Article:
Poking around in the back garden in early November one year, I came upon a clump of fall-blooming azure ‘Arendsii’ monkshood (Aconitum carmichaelii [Arendesii Group] ‘Arendsii’, 72 inches / 180 cm, Zone 3) in full flower and looking like a few frosty nights had only spurred it on. I always forget about this plant until it erupts in gorgeous bloom so late in the season and just before the first snowflakes are expected. This monkshood is a real trooper, producing its lovely deep blue helmet-shaped flowers right up against the edge of biting hard frost.
‘Arendsii’ monkshoods are the tallest of the cultivars and reach almost maximum height growing in light shade. Grown in more sun, they would really tower over the landscape. Most other cultivars are shorter and bloom somewhat earlier, from midsummer through early fall. The same deep blue flower can be had in ‘Bressingham Spire’ (36 inches / 90 cm, Zone 3), with shorter stems and early fall bloom period.
If I were going to add more monkshood to the garden, I’d be drawn to the truly lovely white-and-purple flowers of ‘Bicolor’ (A. x cammarum ‘Bicolor’, 48 inches / 120 cm, Zone 3) or possibly ‘Blue Sceptre’ (A. ‘Blue Sceptre’, 30 inches / 75 cm, Zone 3), which has pale purple hoods each tipped with deeper purple. If I wanted an earlier display, I’d get the gorgeous white ‘Ivorine’ (A. ‘Ivorine’, 36 inches / 90 cm, Zone 3), which blooms early to midsummer, with creamy flowers tipped with green. Then I’d plant a nearby clump of pale blue ‘Stainless Steel’ (A. ‘Stainless Steel’, 40 inches / 100 cm, Zone 3), which begins blooming in midsummer and would overlap the ‘Ivorine’ season.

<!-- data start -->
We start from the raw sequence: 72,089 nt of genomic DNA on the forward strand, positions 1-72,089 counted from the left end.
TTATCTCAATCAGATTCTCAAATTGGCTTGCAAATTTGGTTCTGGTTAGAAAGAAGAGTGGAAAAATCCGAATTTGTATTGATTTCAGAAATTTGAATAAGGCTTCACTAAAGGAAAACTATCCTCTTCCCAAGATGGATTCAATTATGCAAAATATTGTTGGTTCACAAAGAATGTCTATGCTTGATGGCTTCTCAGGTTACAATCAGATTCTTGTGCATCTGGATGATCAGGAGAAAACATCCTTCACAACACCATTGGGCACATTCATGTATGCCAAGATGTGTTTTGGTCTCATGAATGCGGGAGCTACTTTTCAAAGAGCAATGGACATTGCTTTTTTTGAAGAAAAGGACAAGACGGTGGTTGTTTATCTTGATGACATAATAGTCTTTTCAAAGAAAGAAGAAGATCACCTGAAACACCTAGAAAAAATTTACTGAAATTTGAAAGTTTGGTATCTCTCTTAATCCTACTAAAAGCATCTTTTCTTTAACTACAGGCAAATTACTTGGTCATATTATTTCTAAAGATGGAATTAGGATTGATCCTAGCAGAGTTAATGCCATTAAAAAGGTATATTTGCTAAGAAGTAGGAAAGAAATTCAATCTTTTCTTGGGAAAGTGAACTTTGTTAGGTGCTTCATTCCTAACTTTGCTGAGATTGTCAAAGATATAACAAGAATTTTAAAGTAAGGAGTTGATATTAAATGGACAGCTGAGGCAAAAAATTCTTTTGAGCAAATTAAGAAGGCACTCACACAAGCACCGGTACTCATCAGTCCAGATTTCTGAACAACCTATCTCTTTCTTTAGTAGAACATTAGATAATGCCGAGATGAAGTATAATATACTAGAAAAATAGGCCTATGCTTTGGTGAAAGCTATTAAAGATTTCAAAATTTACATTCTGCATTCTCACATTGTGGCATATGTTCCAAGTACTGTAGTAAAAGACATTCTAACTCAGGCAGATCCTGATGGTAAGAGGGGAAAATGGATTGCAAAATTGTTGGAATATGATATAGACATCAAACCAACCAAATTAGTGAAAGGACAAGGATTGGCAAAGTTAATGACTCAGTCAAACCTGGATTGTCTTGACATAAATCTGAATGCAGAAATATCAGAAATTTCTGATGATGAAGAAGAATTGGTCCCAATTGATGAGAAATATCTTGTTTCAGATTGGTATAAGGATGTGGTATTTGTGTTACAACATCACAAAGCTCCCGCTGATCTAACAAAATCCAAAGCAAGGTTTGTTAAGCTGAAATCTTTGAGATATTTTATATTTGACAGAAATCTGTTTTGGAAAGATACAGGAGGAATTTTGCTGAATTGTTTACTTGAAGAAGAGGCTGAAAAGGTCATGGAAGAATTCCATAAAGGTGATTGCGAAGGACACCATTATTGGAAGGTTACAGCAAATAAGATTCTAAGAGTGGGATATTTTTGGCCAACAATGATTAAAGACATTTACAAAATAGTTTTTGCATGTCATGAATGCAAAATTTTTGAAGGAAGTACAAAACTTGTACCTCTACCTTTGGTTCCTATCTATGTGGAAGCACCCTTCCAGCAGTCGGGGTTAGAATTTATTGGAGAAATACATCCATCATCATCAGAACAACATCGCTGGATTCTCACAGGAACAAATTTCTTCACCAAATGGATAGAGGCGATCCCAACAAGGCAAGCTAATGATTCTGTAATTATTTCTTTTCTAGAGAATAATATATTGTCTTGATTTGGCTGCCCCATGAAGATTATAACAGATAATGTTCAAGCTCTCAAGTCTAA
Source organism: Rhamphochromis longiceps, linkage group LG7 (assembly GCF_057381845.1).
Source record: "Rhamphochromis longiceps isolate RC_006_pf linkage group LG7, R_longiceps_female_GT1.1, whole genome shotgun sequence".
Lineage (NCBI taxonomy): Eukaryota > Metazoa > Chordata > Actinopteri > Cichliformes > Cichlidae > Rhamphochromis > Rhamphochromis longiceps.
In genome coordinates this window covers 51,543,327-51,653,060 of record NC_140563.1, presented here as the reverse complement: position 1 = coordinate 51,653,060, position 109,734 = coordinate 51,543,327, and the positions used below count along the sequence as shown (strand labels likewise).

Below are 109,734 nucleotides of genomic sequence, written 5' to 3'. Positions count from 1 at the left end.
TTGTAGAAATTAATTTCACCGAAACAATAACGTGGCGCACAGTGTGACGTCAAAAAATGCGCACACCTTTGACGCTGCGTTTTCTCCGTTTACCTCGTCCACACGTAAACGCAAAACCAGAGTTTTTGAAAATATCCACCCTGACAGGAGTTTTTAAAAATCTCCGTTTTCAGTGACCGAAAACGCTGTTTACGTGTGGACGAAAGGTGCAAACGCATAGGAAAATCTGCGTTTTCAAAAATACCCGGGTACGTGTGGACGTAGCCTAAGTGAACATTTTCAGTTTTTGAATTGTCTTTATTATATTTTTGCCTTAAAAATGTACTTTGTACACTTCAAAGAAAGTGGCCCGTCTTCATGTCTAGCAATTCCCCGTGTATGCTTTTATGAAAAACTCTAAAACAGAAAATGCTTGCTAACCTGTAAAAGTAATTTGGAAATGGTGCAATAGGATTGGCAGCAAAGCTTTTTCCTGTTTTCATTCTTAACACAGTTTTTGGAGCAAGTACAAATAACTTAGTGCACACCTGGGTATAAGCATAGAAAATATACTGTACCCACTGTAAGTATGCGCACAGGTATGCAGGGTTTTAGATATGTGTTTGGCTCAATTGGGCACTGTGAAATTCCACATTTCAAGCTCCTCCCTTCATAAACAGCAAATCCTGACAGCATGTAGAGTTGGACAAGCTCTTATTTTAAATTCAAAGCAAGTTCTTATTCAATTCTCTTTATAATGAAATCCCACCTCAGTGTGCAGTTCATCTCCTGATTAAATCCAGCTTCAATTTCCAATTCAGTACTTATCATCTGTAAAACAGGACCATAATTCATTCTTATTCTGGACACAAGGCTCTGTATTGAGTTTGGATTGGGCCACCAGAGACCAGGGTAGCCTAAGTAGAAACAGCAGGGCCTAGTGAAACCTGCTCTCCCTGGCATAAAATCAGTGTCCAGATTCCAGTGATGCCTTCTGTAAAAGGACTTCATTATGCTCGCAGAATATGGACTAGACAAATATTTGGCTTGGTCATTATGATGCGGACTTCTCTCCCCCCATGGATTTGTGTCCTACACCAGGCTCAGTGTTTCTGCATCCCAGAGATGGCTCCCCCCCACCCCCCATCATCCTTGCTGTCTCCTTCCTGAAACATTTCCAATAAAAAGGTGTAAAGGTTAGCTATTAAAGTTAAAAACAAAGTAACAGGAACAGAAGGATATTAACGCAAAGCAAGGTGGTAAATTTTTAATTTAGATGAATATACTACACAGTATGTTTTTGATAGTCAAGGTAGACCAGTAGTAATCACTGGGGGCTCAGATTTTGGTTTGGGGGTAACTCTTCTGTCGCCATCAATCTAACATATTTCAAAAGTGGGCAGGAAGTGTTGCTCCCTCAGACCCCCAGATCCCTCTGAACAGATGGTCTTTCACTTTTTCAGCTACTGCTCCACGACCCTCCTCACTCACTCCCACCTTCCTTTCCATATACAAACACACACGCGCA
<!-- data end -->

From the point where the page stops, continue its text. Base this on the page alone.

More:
Monkshood adapts to light shade to full sun, requiring only consistently moist soil. It’s a long-lived and reliable perennial, and will reach maximum height in full sun, where a thick leaf mulch is helpful to preserve soil moisture. My clump of ‘Arendsii’ has been in the garden for more than 10 years. All monkshoods make good cut flowers, too.
Aconitum species and cultivars are toxic. They’re seriously injurious if ingested, and can be harmful if handled with open cuts or broken skin. The best strategy is to wear gloves when touching any part of the plants, including the roots. When cleaning garden beds, put all parts into the garbage, not into compost piles or bins. I wouldn’t grow monkshood in gardens where adventurous children chase balls through the beds. Thankfully, the young adults in my household have enough sense to limit their garden snacking to cherry tomatoes.